9 Questions About LE Use of Cell Phone Videos

Amateur video shot from a cell phone can be important evidence of a variety of different crimes: assault, property crimes, drug crimes and even homicide. But you may not always recover the video from a suspect or victim. If it comes from a witness, you...


Amateur video shot from a cell phone can be important evidence of a variety of different crimes: assault, property crimes, drug crimes and even homicide. But you may not always recover the video from a suspect or victim. If it comes from a witness, you need to take a few things into account before asking them to hand their phone over.

1. Can you “collect” a phone video by simply watching it?

In New York City, police collected bystanders' cell phones that contained videos taken of the August Times Square confrontation with, and fatal shooting of, Darrius Kennedy. According to the New York Times:

After (bus ticket agent Edgar Delgado) sent his video to news media outlets, including NBC and ABC, right after the shooting, he said, a detective asked to see his phone, and it was taken to a nearby police vehicle.

“I could see them watching the video inside the truck,” Mr. Delgado said, adding that the police had him wait for several hours at the crime scene.

Is it enough to watch the video and document what you see? Probably not. Picture resolution may not be optimal on a small screen, so the video (or the entire phone) will require analysis by trained professionals. Also, you may not have a suspect in custody, and you may need an image from the video to help identify the wanted subject. Once you apprehend a suspect, you may need that video evidence for trial.

Could you ask the civilian who took the video to email it to you, or could you download it from a video sharing site like YouTube or Vimeo (assuming it was shared there)? Depending on the crime’s severity, think again:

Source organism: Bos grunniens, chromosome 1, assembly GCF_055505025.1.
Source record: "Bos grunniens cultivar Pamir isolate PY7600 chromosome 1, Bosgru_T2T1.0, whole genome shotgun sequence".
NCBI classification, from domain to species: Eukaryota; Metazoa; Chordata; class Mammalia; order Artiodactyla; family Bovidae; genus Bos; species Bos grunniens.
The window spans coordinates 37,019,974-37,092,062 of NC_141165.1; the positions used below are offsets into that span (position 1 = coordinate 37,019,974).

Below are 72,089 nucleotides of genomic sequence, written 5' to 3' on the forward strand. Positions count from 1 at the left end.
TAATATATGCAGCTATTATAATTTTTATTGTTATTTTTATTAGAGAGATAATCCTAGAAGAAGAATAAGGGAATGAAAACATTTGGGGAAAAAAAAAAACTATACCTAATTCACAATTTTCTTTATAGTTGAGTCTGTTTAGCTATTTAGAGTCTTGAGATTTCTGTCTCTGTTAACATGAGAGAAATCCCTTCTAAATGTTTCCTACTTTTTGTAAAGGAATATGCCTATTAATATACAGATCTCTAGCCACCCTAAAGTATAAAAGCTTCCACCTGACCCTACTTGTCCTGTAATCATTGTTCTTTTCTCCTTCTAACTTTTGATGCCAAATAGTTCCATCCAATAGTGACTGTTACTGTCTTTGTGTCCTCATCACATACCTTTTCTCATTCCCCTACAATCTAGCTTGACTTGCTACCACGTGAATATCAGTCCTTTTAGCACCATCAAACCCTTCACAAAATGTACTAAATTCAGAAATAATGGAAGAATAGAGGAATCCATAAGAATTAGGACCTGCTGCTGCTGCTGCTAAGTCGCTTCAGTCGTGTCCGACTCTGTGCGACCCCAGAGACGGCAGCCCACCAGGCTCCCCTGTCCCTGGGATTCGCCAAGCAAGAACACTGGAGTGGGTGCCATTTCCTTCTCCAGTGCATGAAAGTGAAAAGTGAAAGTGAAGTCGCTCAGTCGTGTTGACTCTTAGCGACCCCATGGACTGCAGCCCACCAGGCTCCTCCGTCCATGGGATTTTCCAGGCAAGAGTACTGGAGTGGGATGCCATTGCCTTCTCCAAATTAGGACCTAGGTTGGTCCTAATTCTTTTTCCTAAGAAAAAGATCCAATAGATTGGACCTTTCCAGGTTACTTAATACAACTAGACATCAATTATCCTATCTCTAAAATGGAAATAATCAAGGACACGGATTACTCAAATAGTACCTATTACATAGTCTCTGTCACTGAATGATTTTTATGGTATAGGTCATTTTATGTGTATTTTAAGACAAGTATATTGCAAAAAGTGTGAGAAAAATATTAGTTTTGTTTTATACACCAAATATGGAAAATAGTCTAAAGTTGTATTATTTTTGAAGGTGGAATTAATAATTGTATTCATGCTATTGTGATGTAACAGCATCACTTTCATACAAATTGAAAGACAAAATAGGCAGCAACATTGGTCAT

2. Can you prove that video was unaltered?

With digital evidence, authentication is critical because it can be quite easy to manipulate. Can you be sure that the images you’re viewing on a victim’s phone at the ER weren’t downloaded a few hours ago in a bid to get a rival arrested? That a loved one didn’t alter them before uploading in order to make injuries stand out more?

Granted, it would be hard for anyone to alter a video in a situation like the Kennedy shooting. But that’s not the only situation you’re likely to find cell phone evidence in. You might be asked to review a video of an assault that happened days or weeks ago. The phone and its images may have passed through multiple hands before yours -- the equivalent of civilians trampling all over a crime scene before you’ve had a chance to cordon it off and preserve its evidence.

Whether on the phone or online, you can validate the phone’s evidence through corroboration, but this may not carry as much weight with a jury if a defense attorney casts doubt on its authenticity.

Simply downloading a video from the internet or even email isn’t the same as preserving the original recording of an incident. It may be impossible to determine if the video was altered before it was uploaded. However, a trained forensic examiner’s examination of cell phone data can be helpful in providing information about when the video was created and if it has been modified.

3. Is your testimony good enough on the stand?

Are you prepared to talk about digital evidence, how it’s stored, and how that storage differs from phone to phone? Do you have a sufficient understanding of how the digital evidence collection tools you use work, and are you prepared to testify about it?

4. What if it's a video of a sex assault on a minor? How do you preserve the video, but still wipe it from the witness' phone so they're not in possession of child pornography?

In Hightstown (New Jersey) last August, a witness to a sex assault on a 15-year-old boy filmed the incident on his cell phone, then dialed 911 and handed the phone to police to record the evidence.

So what did police do? The article doesn't say. But it should be plain that you can’t note what you saw in a report and give the phone back without erasing the contraband video. Simply saving a copy to a computer is, again, like picking up a casing at a crime scene without bagging and tagging it (not to mention that you’ve now contaminated another computer with the contraband video). What do you do?

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